Law of Administration for the State of Iraq for the Transitional Period
|This article does not cite any sources. (November 2015)|
The Law of Administration for the State of Iraq for the Transitional Period (Arabic: قانون إدارة الدولة للفترة الانتقالية), also called the Transitional Administrative Law or TAL, was Iraq's provisional constitution following the 2003 Iraq War. It was signed on March 8, 2004 by the Iraqi Governing Council. It came into effect on June 28, 2004 following the official transfer of power from the Coalition Provisional Authority [a division of the United States Department of Defense to a sovereign Iraqi government. The law remained in effect until the formation of the government in May 2006, when it was superseded by the permanent constitution that had been approved by referendum on October 15, 2005.
Preamble and articles
The preamble begins:
- The people of Iraq, striving to reclaim their freedom, which was usurped by the previous tyrannical regime, rejecting violence and coercion in all their forms, and particularly when used as instruments of governance, have determined that they shall hereafter remain a free people governed under the rule of law.
And contains further, "...affirming today their respect for international law, ... working to reclaim their legitimate place among nations,... have endeavored at the same time to preserve the unity of their homeland."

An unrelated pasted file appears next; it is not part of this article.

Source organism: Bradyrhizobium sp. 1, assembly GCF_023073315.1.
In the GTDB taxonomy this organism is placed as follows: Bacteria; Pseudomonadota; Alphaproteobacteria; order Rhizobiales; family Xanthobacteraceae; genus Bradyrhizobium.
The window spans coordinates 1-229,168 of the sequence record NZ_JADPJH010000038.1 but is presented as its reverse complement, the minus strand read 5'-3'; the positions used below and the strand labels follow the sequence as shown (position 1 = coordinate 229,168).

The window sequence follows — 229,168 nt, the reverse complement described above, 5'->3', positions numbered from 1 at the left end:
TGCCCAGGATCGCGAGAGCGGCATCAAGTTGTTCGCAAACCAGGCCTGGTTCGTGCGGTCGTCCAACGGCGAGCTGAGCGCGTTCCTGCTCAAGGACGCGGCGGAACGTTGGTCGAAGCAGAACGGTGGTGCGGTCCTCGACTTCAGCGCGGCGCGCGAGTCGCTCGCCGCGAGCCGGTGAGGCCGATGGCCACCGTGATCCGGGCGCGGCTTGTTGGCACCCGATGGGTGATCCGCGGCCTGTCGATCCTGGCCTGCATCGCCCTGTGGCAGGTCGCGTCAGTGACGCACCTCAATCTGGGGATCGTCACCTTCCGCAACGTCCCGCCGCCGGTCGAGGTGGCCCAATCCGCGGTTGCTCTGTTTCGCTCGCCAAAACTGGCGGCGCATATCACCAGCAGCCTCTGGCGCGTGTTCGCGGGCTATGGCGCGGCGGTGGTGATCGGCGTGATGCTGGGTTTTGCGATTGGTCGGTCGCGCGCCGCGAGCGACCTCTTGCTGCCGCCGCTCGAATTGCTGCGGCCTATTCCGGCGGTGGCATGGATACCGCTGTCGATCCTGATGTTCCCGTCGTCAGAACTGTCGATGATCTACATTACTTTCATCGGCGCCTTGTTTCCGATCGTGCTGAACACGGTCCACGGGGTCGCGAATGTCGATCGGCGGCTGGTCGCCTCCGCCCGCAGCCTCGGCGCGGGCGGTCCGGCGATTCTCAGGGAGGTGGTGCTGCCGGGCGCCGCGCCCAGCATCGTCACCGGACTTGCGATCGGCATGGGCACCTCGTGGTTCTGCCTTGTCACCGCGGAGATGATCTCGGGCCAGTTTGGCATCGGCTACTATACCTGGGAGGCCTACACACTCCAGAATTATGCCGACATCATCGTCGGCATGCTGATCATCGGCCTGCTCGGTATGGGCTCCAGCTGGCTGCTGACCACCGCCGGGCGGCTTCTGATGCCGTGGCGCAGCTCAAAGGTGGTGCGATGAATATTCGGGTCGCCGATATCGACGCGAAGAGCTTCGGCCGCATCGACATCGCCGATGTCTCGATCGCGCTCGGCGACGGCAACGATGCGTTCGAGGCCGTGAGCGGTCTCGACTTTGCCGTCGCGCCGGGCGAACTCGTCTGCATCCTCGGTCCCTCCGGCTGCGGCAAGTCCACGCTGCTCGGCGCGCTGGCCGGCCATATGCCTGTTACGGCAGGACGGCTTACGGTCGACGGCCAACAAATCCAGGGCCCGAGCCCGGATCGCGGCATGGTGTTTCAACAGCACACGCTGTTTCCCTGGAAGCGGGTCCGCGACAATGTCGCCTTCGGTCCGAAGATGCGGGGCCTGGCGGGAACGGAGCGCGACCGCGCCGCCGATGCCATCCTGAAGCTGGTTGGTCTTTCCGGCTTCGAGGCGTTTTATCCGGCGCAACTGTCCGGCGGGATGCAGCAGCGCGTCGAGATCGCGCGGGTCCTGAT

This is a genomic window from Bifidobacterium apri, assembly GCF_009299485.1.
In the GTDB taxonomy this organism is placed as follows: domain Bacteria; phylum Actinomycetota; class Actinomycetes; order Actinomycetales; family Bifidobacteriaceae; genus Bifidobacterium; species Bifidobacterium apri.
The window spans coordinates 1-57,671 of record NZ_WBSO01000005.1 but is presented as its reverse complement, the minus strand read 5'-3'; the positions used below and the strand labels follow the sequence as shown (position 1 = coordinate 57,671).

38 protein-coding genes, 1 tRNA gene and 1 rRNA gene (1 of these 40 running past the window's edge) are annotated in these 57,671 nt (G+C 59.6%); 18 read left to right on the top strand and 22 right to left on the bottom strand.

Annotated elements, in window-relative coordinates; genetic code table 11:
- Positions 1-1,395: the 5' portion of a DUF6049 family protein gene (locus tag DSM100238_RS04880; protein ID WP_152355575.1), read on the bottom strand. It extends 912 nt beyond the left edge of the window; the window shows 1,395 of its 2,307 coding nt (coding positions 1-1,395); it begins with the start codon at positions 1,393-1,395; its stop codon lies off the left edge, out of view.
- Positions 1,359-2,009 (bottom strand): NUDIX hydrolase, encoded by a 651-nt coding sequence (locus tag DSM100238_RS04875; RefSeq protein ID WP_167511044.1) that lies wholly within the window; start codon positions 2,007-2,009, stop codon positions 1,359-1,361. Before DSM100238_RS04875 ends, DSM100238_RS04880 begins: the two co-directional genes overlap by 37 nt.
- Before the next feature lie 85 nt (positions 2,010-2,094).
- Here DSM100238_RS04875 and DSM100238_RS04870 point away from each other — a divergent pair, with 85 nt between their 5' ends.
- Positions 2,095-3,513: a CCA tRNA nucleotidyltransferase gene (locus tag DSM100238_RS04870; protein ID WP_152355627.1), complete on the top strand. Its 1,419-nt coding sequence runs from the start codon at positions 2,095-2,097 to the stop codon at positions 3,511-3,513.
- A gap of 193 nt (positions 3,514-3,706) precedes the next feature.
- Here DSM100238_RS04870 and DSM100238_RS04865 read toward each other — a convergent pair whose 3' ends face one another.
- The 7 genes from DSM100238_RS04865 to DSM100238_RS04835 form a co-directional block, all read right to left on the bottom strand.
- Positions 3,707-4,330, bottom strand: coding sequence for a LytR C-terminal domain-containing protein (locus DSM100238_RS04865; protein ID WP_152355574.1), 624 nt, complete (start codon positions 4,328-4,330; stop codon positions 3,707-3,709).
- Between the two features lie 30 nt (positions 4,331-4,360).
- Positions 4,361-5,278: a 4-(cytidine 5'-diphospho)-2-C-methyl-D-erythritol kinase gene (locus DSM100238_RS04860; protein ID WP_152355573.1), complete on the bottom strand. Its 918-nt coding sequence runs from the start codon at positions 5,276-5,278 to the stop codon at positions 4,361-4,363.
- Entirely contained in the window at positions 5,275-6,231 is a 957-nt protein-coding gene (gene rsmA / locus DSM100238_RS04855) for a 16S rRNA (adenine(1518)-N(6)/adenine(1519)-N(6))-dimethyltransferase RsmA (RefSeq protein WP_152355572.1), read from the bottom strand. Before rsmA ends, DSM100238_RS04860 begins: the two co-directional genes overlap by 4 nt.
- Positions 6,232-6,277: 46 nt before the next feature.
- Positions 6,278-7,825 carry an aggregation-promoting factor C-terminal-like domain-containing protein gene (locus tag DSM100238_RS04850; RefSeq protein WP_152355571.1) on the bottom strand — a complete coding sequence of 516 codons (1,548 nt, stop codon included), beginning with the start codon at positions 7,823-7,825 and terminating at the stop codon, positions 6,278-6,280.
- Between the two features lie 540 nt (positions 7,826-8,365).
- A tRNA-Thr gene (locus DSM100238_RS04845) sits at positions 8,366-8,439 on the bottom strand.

Article 2 provides for an Annex to this document, which was issued by the interim Governing Council on 1 June 2004, before the beginning of the transitional period. The Annex forms an integral part of this Law, and for the most part clarifies aspects of the transitional and interim administration.
Supporters lauded the constitution's guarantees of "fundamental rights":
- equality before the law (Article 12), guaranteeing the equality of all without regard to "gender, sect, opinion, belief, nationality, religion, or origin";
- freedom of religion, though Islam is stated as the state's official religion and is to be considered a source of legislation;
- freedom of speech;
- freedom of the press;
- right to privacy;
- right to a "fair, speedy, and open trial" for all accused of crimes;
- no unlawful arrest or detention;
- torture and cruel and unusual punishment are banned "under all circumstances";
- right to private property is protected.